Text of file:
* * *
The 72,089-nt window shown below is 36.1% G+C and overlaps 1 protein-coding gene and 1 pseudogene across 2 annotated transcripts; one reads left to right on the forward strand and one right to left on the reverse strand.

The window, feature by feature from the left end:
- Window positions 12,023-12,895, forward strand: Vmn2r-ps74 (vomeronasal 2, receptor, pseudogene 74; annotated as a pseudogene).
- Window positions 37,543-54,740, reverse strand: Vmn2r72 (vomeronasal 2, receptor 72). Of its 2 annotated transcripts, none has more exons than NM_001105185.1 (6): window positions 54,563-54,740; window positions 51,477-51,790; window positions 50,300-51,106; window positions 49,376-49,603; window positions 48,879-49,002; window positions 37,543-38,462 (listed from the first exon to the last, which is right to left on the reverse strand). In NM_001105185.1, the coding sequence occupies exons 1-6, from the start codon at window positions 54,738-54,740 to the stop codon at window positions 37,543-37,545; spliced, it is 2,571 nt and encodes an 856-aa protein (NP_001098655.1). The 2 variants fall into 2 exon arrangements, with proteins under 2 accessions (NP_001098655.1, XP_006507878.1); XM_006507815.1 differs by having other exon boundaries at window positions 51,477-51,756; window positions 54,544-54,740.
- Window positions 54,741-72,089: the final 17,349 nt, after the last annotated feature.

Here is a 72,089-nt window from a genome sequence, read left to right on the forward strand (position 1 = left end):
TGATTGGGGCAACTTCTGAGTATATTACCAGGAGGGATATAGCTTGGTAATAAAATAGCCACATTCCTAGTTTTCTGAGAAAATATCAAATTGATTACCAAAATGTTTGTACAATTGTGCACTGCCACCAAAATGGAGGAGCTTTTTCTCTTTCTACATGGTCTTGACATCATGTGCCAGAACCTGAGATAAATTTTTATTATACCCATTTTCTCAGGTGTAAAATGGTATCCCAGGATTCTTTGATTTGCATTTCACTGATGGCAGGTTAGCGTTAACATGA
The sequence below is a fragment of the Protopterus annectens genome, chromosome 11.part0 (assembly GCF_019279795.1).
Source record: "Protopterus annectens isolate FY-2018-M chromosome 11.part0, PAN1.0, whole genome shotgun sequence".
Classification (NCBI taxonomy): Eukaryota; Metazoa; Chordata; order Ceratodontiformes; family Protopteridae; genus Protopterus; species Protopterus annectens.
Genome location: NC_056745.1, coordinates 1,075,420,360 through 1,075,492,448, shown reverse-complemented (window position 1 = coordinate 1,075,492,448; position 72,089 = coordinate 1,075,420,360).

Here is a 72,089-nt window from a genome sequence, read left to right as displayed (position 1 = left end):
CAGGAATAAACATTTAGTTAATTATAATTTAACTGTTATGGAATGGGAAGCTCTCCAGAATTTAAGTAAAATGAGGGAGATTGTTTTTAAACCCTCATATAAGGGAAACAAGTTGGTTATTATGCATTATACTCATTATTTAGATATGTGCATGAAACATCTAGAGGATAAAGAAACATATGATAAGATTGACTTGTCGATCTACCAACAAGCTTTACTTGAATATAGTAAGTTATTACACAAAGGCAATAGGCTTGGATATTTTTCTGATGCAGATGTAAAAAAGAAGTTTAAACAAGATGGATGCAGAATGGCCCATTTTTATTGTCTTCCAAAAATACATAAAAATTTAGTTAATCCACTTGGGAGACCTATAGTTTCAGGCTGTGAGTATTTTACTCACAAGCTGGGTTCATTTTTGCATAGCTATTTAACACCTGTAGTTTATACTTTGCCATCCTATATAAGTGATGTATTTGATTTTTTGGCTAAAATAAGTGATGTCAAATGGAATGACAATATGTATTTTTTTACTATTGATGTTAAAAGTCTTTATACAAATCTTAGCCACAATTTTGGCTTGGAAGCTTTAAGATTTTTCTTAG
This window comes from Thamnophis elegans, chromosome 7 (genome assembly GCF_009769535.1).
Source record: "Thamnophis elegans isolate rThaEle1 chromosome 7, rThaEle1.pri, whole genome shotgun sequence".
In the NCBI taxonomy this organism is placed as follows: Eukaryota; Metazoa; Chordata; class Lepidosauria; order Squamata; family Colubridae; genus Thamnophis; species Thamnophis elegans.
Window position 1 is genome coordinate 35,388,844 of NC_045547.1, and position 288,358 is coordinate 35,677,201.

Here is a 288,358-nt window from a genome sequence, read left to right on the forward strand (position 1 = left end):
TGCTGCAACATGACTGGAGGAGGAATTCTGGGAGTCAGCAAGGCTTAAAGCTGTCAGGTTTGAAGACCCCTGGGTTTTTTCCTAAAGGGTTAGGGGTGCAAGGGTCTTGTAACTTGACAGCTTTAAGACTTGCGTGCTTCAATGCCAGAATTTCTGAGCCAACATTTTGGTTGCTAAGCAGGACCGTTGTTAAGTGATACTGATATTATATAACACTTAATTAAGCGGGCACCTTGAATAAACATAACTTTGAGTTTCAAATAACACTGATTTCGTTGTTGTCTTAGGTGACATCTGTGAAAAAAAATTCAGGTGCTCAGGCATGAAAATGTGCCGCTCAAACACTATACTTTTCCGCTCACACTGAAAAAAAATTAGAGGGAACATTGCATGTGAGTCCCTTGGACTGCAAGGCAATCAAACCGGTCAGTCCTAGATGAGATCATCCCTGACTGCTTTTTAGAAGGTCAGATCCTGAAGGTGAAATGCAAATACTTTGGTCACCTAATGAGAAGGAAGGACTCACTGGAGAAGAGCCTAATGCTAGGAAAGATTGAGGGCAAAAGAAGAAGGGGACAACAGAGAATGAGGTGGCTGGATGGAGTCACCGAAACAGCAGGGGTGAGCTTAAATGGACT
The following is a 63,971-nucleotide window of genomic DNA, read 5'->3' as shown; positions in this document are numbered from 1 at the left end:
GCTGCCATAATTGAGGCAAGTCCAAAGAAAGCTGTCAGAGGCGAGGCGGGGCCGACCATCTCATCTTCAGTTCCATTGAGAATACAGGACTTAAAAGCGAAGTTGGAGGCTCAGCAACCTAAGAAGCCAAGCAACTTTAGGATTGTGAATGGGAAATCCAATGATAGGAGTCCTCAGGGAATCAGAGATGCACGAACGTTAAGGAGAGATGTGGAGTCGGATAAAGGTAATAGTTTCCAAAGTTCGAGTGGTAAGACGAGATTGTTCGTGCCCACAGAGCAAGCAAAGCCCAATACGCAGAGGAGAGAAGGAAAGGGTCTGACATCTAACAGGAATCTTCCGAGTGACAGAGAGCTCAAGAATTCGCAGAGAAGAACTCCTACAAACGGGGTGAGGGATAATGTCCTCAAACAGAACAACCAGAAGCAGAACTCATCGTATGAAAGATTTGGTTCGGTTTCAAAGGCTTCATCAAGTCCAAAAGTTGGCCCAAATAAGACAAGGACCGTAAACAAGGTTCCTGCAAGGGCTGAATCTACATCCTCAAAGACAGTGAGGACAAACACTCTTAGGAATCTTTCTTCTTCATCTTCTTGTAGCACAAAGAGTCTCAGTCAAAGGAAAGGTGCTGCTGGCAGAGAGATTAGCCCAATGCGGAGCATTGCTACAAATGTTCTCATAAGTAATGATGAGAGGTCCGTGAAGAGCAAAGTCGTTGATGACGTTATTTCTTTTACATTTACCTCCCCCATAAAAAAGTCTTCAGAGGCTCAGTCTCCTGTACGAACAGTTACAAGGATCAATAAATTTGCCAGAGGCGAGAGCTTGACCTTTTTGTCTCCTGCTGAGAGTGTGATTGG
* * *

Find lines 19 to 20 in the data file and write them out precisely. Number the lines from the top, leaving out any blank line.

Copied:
TGCTGCAACATGACTGGAGGAGGAATTCTGGGAGTCAGCAAGGCTTAAAGCTGTCAGGTTTGAAGACCCCTGGGTTTTTTCCTAAAGGGTTAGGGGTGCAAGGGTCTTGTAACTTGACAGCTTTAAGACTTGCGTGCTTCAATGCCAGAATTTCTGAGCCAACATTTTGGTTGCTAAGCAGGACCGTTGTTAAGTGATACTGATATTATATAACACTTAATTAAGCGGGCACCTTGAATAAACATAACTTTGAGTTTCAAATAACACTGATTTCGTTGTTGTCTTAGGTGACATCTGTGAAAAAAAATTCAGGTGCTCAGGCATGAAAATGTGCCGCTCAAACACTATACTTTTCCGCTCACACTGAAAAAAAATTAGAGGGAACATTGCATGTGAGTCCCTTGGACTGCAAGGCAATCAAACCGGTCAGTCCTAGATGAGATCATCCCTGACTGCTTTTTAGAAGGTCAGATCCTGAAGGTGAAATGCAAATACTTTGGTCACCTAATGAGAAGGAAGGACTCACTGGAGAAGAGCCTAATGCTAGGAAAGATTGAGGGCAAAAGAAGAAGGGGACAACAGAGAATGAGGTGGCTGGATGGAGTCACCGAAACAGCAGGGGTGAGCTTAAATGGACT
The following is a 63,971-nucleotide window of genomic DNA, read 5'->3' as shown; positions in this document are numbered from 1 at the left end: